“Thanks to PLN, Thanks also to students who have participated in the Bright Papua Expedition. Our appreciation for the efforts that have been made, including support from the community, traditional leaders and the local regional government who are both hand in hand,” said the Deputy for Energy, Logistics, Regional and Tourism Affairs at the Ministry of State Enterprises (BUMN), Edwin Hidayat Abdullah in a written statement received in Jakarta, Monday (10/29).
According to Edwin, the Ministry continues to encourage the optimal role of PLN to provide electricity to the community, especially by utilizing natural potentials as electric energy sources.
“Hopefully it will be followed by other villages in Papua. The Ministry of BUMN continues to provide support and ensure that other villages in the Papua and West Papua regions will also be electrified,” said Edwin.
In addition PLN will also provide electricity in the Borme District by increasing the capacity of existing power plants or adding new power plants that utilize river water flow in the region.
Thus, the presence of electricity in both the Kwaedamban Village and the Borme District will stimulate the economic of the local community. In addition to lighting in homes, electricity will be used for lighting in public facilities such as schools, hospitals, places of worship and channeled to support communication services in the local area.
PLN General Manager of Papua and West Papua Region (WP2B), Ari Dartomo said, at this time the expedition team is verifying data provided by PLN WP2B to get accurate data.
Yulia Indri Sari and Erman Rahman / THE JAKARTA POST
The government has prioritized infrastructure development in Papua and West Papua provinces, particularly to improve road connectivity. It has been argued that connectivity brings numerous potential livelihood opportunities to indigenous Papuans and improves access to other basic services and social interaction.
The Asia Foundation, in partnership with the Indonesian institute of Sciences (LIPI), recently conducted a rapid assessment of two road routes between Sorong and Manokwari in West Papua, and between Jayapura and Wamena in Papua to measure implications of road construction for the Papuans well-being.
Most national and trans-Papua roadshave been built since the New Order Era. But according to drivers and regular road users interviewed, road conditions have significantly improved since 2014. Access to Bintuni from Manokwari; to Sausapor from Sorong in West Papua; and to Elelifrom Abenaho in Papua, for instance, have undergone continuous improvements in the last four years, including through road soil compaction, construction of bridges and paving with asphalt.
Drivers of Hilux taxis (four-wheel-drive cars) no longer worry about getting stuck over night when it rains as unpaved dirt roads (the “red roads”) have been compacted. In other road sections, even smaller cars have replaced Hilux – reflecting relatively good pavement. Even ojek (motorcycletaxis) and regular modes of public transportation like angkot (minivans) and Damri government buses are operating – which to Papuans are the ultimate signs of better roads.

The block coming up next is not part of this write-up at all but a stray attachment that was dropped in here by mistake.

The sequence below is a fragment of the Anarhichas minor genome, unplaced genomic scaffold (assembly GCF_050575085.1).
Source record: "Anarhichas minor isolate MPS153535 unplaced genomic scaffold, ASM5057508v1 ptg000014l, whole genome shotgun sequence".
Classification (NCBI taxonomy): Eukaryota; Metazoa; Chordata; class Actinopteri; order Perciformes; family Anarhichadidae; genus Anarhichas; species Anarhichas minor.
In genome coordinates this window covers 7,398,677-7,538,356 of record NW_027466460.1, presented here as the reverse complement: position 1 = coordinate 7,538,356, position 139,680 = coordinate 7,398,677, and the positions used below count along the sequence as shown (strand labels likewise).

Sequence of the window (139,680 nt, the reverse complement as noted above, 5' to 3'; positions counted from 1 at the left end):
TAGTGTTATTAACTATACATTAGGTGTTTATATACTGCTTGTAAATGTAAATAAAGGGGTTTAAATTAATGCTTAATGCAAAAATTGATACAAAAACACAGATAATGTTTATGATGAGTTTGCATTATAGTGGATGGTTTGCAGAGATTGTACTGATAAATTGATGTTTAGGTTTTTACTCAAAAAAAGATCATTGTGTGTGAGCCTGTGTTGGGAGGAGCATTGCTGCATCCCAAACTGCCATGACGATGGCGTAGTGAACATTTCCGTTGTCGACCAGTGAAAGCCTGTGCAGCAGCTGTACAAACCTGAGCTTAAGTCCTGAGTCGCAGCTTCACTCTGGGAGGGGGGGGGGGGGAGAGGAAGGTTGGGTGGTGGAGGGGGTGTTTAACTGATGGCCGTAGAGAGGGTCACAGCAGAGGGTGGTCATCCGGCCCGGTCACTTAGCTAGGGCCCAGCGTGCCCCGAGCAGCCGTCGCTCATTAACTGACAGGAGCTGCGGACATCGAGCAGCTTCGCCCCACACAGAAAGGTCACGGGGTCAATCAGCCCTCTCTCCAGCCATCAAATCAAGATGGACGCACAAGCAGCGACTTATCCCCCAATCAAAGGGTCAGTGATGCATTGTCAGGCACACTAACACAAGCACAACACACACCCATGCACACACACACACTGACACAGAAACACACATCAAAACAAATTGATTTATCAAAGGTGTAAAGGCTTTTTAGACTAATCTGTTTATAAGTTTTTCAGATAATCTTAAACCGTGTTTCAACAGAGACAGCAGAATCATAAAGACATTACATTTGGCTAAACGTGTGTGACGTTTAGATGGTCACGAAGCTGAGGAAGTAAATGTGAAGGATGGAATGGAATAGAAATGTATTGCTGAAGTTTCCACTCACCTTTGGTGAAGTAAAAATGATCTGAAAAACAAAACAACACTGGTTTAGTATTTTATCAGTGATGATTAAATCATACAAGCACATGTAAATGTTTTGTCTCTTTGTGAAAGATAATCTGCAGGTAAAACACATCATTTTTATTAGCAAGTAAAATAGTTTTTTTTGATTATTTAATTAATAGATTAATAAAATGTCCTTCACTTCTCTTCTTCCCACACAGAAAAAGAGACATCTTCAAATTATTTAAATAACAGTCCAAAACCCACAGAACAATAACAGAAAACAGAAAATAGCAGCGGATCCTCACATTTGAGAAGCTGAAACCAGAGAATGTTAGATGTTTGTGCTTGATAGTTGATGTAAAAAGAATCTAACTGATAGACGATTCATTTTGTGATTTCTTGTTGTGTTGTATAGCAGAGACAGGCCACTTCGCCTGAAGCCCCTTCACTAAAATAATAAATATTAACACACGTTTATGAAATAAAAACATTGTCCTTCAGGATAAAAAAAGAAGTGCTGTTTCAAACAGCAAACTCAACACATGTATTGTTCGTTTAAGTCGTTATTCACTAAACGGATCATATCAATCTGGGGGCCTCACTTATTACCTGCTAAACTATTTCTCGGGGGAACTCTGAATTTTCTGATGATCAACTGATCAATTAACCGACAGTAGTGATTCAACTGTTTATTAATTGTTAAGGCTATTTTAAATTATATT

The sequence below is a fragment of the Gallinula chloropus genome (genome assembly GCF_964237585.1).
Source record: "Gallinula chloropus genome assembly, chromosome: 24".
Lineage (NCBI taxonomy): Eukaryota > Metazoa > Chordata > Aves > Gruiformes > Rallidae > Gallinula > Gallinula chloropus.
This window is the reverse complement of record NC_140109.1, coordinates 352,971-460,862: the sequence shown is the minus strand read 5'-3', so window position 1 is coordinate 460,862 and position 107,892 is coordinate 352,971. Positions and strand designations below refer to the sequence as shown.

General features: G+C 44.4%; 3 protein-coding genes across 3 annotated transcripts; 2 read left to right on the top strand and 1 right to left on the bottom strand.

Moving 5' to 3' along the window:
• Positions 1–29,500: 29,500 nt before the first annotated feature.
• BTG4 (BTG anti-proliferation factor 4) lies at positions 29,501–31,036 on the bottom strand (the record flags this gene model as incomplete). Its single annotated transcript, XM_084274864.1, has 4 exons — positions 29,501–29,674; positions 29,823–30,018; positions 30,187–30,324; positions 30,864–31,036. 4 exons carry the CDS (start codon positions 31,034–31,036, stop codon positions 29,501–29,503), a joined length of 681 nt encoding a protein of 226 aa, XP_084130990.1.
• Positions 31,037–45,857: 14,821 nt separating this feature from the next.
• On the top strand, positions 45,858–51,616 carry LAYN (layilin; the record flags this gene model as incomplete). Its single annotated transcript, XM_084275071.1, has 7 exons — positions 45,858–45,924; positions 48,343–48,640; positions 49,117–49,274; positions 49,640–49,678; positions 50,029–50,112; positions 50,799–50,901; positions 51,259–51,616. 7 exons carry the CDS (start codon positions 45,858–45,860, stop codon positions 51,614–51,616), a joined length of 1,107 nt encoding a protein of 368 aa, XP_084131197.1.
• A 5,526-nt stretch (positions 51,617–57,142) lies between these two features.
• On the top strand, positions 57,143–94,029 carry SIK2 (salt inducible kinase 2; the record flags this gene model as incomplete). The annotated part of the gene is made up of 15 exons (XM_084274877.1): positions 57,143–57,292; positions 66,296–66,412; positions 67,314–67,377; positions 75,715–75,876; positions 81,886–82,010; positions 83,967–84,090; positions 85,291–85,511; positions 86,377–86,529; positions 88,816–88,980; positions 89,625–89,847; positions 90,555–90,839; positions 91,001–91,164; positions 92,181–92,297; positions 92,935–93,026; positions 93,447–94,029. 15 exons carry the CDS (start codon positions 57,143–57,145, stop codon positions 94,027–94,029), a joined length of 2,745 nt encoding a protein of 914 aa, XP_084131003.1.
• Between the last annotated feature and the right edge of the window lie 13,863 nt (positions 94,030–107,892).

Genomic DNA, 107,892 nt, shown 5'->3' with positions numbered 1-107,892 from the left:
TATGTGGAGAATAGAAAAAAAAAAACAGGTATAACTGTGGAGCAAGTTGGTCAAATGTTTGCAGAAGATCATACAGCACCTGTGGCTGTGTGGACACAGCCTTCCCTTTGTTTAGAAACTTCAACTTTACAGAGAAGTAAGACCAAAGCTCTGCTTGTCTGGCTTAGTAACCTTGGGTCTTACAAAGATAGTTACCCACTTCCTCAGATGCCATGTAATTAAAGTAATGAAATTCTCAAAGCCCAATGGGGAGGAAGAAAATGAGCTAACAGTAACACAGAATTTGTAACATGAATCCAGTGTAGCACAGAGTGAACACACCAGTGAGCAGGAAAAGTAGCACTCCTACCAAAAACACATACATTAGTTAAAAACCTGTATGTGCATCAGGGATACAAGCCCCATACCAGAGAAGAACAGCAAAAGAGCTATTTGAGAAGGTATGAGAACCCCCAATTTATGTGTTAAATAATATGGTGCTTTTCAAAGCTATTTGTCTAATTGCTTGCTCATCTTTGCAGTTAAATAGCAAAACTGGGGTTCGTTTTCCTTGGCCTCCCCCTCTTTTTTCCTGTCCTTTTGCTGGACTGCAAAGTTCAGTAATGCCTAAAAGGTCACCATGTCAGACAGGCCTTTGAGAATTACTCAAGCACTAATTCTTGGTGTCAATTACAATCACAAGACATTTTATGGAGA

These public transportation optionsreduce their travel time and costs. In Pelebaga, Jayawijaya regency,mama (women) used to carry one noken (Papuan Basket) of farm produce on foot for one to two hours to get to the market and another four to five hours on their way back uphill. After the upgrading of the Wamena-Habema road segment, ojek and taxis became available to them. Now, the women can hire taxis at a cost of Rp 20,000 (US$1.30), with a travel time of only 15 to 30 minutes, and double their sales to two noken full of produce, increasing profits by Rp50,000 to Rp 100,000.
Mama living in coastal and-relatively urbanized areas are more able to benefit from this new opportunity.They have started expanding the market for their agricultural produce to farther and larger urban centers such as Sorong, Jayapura and Manokwari. This has increased their incomes by Rp. 150,000 to Rp. 300,000 per week.
However, most of them spend their additional income on consumable goods. Improved connectivity has significantly increased the accessibility of Papuans to goodssuch as rice, soap, flavor enhancers such as monosodium glutamate, instant noodles, cigarettes, salt, “colored” drinks and various snacks, as well as construction materials.
New merchants, mostly migrants, are the ones more ready to seize the opportunity and bring these goods to the communities. Some villagers also collectively rent cars to purchase consumable goods and construction materials at lower prices in the nearest urban centers. The implication is a more significant need for cash to buy all these goods.
Increased connectivity and household demand for cash – complemented by increased village budgets (over Rp 1 billion per village on average) that have been used mostly for housing – have increased demand for construction materials, particularly wood.And here lies the problem: men respond to the situation by cutting down more trees and selling them mostly to outsider log traders who finance them. They have also become more dependent on government social assistance and projects.
Lack of support for other types of local economic development has limited the alternative livelihoods available to them, other than utilizing natural resources. Better road connectivity, understandably, also leads to utilization of land along the roads for new villages and agricultural land. Hence, more trees are being, or will be, cut down.